Embarrassing, but true: I owned my Baby Taylor for three years before I learned how to change its strings. I had friends change the strings for me, I didn’t pay attention, and suddenly I’m that girl who’s mooching off my friends. And I’m getting the side-eye from guitarists who know what they’re doing.
All real guitarists know how to change guitar strings, I thought. It’s like, the first thing you learn at Guitar School. Followed by the various iterations of the Power Stance. When I finally learned how to re-string my Taylor (many thanks to my ever-patient uncle), I felt like I had finally passed Guitar School 101…even though my power stance was still severely lacking.
And, as cheesy as it sounds, I felt connected to my instrument in a way that I hadn’t before. Learning how to fix something simple—a broken string—on an instrument that I use and love felt good, like it was really mine. As it turns out, other musicians feel the same way.
A musician for over 45 years, Whalen Thompson is pretty familiar with guitar repair. He has his own record label and a fully equipped studio in his California home. Through his job in the milling department at Ernie Ball and Music Man, Whalen has discovered the benefits of self-repair firsthand. “When I first started playing music I was like, ‘truss rod? What’s a truss rod?’” he recalls. “You’d have to take it to a repair shop. Fixing your own gear takes all the mystery out of it.”
Unfortunately, the greater the mystery, the more difficult the self-repair experience. Says Whalen, “When you bring it into a guitar repair store, they’re probably not going to tell you the secret [to fixing it].” And the next time your string breaks, it’s another thirty bucks to repair.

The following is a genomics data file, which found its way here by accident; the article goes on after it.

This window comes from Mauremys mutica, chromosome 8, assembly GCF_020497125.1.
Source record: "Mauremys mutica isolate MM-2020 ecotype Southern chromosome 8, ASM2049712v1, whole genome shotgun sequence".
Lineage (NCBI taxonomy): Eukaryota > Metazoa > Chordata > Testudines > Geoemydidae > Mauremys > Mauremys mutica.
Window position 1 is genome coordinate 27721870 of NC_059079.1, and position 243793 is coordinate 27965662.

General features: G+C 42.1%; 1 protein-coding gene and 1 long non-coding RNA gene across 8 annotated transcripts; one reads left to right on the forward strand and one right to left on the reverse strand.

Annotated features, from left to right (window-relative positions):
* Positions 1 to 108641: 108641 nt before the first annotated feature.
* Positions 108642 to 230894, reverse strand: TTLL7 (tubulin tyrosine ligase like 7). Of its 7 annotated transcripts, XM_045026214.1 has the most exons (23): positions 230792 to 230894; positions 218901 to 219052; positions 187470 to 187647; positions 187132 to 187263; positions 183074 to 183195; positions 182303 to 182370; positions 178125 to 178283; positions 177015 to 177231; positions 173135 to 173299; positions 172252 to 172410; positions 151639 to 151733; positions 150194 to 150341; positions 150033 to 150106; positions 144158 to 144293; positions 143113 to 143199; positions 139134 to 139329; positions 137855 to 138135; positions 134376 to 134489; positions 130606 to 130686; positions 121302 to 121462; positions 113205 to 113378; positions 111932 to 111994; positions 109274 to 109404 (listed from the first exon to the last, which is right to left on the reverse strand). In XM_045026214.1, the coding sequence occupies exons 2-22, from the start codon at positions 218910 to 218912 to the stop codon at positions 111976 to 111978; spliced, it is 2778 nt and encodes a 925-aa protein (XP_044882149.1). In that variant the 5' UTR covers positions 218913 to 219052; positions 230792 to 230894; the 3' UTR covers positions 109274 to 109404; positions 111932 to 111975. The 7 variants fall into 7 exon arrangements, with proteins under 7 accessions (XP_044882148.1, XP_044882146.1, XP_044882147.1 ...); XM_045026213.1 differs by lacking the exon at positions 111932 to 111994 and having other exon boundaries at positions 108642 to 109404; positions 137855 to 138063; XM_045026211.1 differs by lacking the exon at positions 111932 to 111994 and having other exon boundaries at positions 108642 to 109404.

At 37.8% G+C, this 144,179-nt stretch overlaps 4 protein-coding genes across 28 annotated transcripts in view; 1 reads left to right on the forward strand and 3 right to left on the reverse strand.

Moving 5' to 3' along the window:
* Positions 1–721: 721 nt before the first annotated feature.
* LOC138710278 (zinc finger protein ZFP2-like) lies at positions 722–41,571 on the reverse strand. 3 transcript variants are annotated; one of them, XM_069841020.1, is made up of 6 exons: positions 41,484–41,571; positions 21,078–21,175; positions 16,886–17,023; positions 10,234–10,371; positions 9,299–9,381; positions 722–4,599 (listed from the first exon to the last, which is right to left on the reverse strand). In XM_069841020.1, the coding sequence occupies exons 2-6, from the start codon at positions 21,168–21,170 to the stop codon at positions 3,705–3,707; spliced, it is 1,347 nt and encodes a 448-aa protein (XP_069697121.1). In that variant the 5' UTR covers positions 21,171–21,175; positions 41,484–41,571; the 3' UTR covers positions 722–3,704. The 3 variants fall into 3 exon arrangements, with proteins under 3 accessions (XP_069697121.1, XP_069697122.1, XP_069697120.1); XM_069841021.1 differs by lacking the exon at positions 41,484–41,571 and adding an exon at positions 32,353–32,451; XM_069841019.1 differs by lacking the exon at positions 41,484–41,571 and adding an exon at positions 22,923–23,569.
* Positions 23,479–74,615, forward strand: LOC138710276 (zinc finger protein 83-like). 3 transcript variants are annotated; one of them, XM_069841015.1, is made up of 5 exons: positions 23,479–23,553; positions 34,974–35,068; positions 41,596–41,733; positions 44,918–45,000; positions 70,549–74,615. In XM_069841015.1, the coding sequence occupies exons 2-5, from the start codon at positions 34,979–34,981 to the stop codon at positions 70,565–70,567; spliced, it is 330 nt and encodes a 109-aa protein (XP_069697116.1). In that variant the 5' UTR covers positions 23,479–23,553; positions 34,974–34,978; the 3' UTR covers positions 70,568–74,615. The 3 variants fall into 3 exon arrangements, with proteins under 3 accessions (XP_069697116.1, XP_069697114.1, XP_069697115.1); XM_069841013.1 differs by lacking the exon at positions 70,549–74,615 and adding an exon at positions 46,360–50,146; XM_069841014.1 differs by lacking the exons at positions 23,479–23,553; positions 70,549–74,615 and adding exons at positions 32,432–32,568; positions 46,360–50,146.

Thanks to the Internet, it’s never been easier to repair a guitar—or any instrument, really. As a musician who’s seen his share of banged-up guitars, Whalen agrees that YouTube has taken center stage in solving the mystery of how to fix a problem. “Given the YouTube experience, where you can quickly pull stuff up, it’s much easier now [to fix your own gear],” he says.
Yes, amongst cats playing piano and epic fail compilations, musicians can find plenty of help from their peers. Type “guitar repair” into Youtube and you’ll get over 20,000 videos instructing you on everything from delicate neck repair to basic re-stringing—a veritable smorgasbord of help, ready at the click of a mouse.
Of course, not everything on the internet is true. So, take care which instructions you follow. Watch out for suggestions that might not work for your instrument, or solutions that are more harmful than helpful.
And while the more complicated fixes on guitars—like neck issues—might require an expert eye, odds are the problem can be fixed with a few tools and basic research. “These are often very simple fixes,” says Whalen. “All you need is a screwdriver or a wrench—whatever it takes to get these things done.”
Amen to that.
Repair injects soul into whatever it is you’re fixing—and musicians know a little something about the importance of soul. Without soul you don’t have “Black Dog,” you don’t have “Try a Little Tenderness,” and you definitely don’t have Rick Astley.
If I can figure out how to re-string my guitar, you can too. So, before you call the repair shop when your guitar string starts buzzing, do some Googling and see if the answer is out there. Check out iFixit. We’ve got teardowns and solutions to common guitar questions, like how to adjust the action of your guitar. If you’re already a Guitar (Repair) Hero, pass on your knowledge by contributing a guide or answering a question on iFixit.
With the aid of communities like Youtube and iFixit, a few tools, and some careful searching, we can find ways to get the soul back into our instruments and feel empowered at the same time—especially if you have your power stance down.